Adoption and parenting[edit]

South Dakota permits adoption by individuals. There are no explicit prohibitions on adoption by same-sex couples or on second-parent adoptions.[12]

Discrimination protection[edit]

Map of South Dakota counties and cities that have sexual orientation and/or gender identity anti–employment discrimination ordinances
  Sexual orientation and gender identity solely in public employment
  Sexual orientation in public employment
  Does not protect sexual orientation and gender identity in employment

No provision of South Dakota law explicitly addresses discrimination on the bases of sexual orientation or gender identity.[13]

The county of Oglala Lakota[14] prohibits discrimination on the basis of sexual orientation and gender identity, while the county of Minnehaha[15] and the cities of Brookings[16] and Sioux Falls[17] prohibits discrimination on the basis of sexual orientation only.

Hate crime laws[edit]

South Dakota's hate crimes law does not address hate crimes based on gender identity or sexual orientation.[18]

References[edit]

  1. ^ [1]
  2. ^ William N. Eskridge, Dishonorable Passions: Sodomy Laws in America, 1861-2003 (NY: Penguin Group, 2008), 201n, available online, accessed April 10, 2010
  3. ^ [Laws of South Dakota 1976, page 227, ch. 158, enacted Feb. 27, 1976, effective Apr. 1, 1977
  4. ^ CNN: 2006 Key Ballot Measures, accessed April 10, 2011
  5. ^ Human Rights Campaign: South Dakota Marriage/Relationship Recognition Law, accessed April 10, 2011
  6. ^ Howard, Adam (May 23, 2014). "Gay couples sue South Dakota to overturn same-sex marriage ban". MSNBC. Retrieved October 21, 2014. 
  7. ^ Young, Steve (October 17, 2014). "No quick decision made in S.D. gay marriage lawsuit". Argus Leader. Retrieved October 21, 2014. 
  8. ^ "Order on Motion to Dismiss". Scribd.com. U.S. District Court for South Dakota. Retrieved November 14, 2014.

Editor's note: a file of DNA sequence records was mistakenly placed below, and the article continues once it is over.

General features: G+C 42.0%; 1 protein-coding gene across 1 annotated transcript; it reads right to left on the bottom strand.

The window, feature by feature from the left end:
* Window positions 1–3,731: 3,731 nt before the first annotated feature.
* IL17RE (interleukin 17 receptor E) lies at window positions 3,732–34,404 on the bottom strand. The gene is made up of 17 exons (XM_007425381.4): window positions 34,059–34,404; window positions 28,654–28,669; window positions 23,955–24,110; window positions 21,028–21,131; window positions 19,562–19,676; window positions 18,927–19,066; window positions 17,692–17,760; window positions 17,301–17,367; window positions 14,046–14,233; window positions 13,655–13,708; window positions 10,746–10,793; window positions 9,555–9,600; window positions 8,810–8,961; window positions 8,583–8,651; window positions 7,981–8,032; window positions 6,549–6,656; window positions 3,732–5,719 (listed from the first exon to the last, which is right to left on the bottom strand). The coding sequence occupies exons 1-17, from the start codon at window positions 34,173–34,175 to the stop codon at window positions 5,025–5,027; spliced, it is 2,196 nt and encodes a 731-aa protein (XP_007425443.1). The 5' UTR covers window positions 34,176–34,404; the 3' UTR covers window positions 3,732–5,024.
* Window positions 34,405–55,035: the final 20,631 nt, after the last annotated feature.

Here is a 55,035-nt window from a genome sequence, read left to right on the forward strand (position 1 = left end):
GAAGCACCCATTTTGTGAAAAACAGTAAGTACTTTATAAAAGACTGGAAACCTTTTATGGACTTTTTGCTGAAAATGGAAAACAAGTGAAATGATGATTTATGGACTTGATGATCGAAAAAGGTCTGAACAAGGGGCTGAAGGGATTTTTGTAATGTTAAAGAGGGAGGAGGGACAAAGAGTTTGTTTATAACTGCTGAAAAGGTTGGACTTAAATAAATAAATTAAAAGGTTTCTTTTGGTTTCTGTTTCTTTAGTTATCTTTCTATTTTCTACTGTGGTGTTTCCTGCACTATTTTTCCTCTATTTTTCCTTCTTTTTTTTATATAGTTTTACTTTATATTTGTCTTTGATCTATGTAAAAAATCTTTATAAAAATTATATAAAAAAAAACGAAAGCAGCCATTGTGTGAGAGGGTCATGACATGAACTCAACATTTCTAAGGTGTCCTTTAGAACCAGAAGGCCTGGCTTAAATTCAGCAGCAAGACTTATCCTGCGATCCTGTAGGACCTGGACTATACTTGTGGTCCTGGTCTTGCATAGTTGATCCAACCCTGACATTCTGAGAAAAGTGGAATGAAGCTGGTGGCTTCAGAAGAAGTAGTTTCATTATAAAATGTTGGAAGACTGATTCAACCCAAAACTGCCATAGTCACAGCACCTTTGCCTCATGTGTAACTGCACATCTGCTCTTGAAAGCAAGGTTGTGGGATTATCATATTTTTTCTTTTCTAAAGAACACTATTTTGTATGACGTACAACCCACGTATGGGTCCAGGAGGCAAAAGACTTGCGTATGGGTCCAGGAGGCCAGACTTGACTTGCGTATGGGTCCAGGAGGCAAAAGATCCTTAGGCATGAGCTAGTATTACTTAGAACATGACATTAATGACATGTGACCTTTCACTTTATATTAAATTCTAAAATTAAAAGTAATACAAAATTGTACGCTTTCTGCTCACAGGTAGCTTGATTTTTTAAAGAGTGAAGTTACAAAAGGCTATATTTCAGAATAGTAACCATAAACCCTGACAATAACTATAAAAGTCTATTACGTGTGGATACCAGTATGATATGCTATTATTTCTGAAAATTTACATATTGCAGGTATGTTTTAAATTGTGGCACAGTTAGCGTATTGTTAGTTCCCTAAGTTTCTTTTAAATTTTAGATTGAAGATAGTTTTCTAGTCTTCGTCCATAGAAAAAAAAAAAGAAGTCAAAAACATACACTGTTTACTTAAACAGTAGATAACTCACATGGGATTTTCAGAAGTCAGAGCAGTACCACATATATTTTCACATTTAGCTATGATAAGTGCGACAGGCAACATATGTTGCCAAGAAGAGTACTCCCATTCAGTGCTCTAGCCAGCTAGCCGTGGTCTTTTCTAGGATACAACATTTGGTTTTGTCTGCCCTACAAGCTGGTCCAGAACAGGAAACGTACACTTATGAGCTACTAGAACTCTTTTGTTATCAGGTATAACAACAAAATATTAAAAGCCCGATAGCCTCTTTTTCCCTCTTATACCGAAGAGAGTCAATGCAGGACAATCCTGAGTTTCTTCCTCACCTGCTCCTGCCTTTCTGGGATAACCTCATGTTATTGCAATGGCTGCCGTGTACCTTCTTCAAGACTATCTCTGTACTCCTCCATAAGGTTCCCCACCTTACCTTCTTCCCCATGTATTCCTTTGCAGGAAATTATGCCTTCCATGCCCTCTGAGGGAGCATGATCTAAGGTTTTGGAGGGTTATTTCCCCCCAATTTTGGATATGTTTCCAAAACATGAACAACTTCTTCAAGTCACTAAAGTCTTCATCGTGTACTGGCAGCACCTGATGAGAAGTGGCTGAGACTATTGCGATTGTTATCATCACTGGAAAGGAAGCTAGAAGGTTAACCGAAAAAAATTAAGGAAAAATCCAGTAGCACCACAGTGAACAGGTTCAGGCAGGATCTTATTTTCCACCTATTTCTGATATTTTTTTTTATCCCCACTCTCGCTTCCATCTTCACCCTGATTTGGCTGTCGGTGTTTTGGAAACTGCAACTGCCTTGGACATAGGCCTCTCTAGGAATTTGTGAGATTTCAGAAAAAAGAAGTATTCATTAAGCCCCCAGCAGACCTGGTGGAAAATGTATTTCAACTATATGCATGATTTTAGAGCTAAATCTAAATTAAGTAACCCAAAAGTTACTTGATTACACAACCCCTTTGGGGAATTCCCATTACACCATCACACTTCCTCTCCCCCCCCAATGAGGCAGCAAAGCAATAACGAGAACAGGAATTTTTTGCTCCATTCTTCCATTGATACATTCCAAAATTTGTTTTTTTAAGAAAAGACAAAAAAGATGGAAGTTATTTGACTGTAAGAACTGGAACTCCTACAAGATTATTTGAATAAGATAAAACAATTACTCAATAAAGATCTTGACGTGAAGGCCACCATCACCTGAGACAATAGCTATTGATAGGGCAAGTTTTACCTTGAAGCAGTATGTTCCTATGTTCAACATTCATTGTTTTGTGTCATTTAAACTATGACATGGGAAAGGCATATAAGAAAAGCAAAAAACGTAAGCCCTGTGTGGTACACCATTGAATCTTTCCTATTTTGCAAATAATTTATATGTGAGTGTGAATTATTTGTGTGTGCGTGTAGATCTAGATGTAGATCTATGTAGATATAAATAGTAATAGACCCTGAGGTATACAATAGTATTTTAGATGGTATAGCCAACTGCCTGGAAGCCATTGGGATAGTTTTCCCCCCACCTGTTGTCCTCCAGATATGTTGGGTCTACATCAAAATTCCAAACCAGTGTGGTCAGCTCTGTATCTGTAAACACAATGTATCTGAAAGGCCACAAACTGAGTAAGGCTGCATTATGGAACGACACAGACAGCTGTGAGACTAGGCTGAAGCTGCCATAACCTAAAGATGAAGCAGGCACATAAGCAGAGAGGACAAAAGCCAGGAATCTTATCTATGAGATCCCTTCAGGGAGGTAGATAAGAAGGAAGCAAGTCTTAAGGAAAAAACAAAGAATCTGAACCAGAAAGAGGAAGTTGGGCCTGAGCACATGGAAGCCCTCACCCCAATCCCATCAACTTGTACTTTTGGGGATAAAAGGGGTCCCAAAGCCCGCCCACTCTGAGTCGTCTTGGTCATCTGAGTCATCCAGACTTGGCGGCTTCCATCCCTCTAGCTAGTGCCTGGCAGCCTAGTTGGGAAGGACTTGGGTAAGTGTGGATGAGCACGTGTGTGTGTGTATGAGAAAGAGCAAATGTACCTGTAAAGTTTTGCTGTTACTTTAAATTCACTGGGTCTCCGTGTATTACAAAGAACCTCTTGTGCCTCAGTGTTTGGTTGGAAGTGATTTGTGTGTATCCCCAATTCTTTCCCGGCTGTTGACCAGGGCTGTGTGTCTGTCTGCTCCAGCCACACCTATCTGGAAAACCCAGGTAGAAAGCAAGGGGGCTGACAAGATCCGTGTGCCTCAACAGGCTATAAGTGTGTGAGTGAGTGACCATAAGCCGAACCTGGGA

9. ^ "Order Granting Plaintiffs' Motion for Summary Judgment". Scribd.com. U.S. District Court for South Dakota. Retrieved January 12, 2015. 
  10. ^ "Emergency Motion". Scribd.com. U.S. District Court for South Dakota. Retrieved February 10, 2015. 
  11. ^ "Plaintiffs' Motion to set an expedited response schedule". Scribd.com. U.S. District Court for South Dakota. Retrieved February 12, 2015. 
  12. ^ Human Rights Campaign: South Dakota Adoption Law, accessed April 10, 2011
  13. ^ Human Rights Campaign: South Dakota Non-Discrimination Law, accessed April 10, 2011
  14. ^ "Victory in Shannon County!" (Press release). Equality South Dakota. April 28, 2009. Retrieved May 25, 2013. 
  15. ^ "Human Resources - Frequently Asked Questions". Minnehaha County. Retrieved May 25, 2013. Minnehaha County is an Equal Opportunity Employer and does not discriminate on the basis of [...] sexual orientation 
  16. ^ "Equal Employment Opportunity & Affirmative Action Policy". City of Brookings, SD. Retrieved May 24, 2013. 
  17. ^ "Municipal Equality Index". Human Rights Campaign. Retrieved November 21, 2013. 
  18. ^ Human Rights Campaign: South Dakota Hate Crimes Law, accessed April 10, 2011